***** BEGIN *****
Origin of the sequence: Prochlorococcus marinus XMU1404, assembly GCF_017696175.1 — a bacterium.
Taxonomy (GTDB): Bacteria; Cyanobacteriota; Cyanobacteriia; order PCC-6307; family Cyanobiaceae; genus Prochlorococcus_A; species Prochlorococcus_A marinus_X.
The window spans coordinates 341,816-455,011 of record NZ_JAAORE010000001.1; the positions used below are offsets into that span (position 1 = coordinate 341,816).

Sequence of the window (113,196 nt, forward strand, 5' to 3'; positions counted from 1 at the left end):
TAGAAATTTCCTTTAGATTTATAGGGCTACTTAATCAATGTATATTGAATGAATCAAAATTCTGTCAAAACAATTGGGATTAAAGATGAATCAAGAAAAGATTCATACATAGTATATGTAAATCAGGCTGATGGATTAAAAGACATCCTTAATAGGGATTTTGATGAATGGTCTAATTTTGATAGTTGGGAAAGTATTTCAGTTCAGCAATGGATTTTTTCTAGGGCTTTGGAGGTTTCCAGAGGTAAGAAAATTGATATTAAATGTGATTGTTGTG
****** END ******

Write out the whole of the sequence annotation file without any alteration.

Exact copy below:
Origin of the sequence: Prochlorococcus marinus XMU1404, assembly GCF_017696175.1 — a bacterium.
Taxonomy (GTDB): Bacteria; Cyanobacteriota; Cyanobacteriia; order PCC-6307; family Cyanobiaceae; genus Prochlorococcus_A; species Prochlorococcus_A marinus_X.
The window spans coordinates 341,816-455,011 of record NZ_JAAORE010000001.1; the positions used below are offsets into that span (position 1 = coordinate 341,816).

Sequence of the window (113,196 nt, forward strand, 5' to 3'; positions counted from 1 at the left end):
TAGAAATTTCCTTTAGATTTATAGGGCTACTTAATCAATGTATATTGAATGAATCAAAATTCTGTCAAAACAATTGGGATTAAAGATGAATCAAGAAAAGATTCATACATAGTATATGTAAATCAGGCTGATGGATTAAAAGACATCCTTAATAGGGATTTTGATGAATGGTCTAATTTTGATAGTTGGGAAAGTATTTCAGTTCAGCAATGGATTTTTTCTAGGGCTTTGGAGGTTTCCAGAGGTAAGAAAATTGATATTAAATGTGATTGTTGTG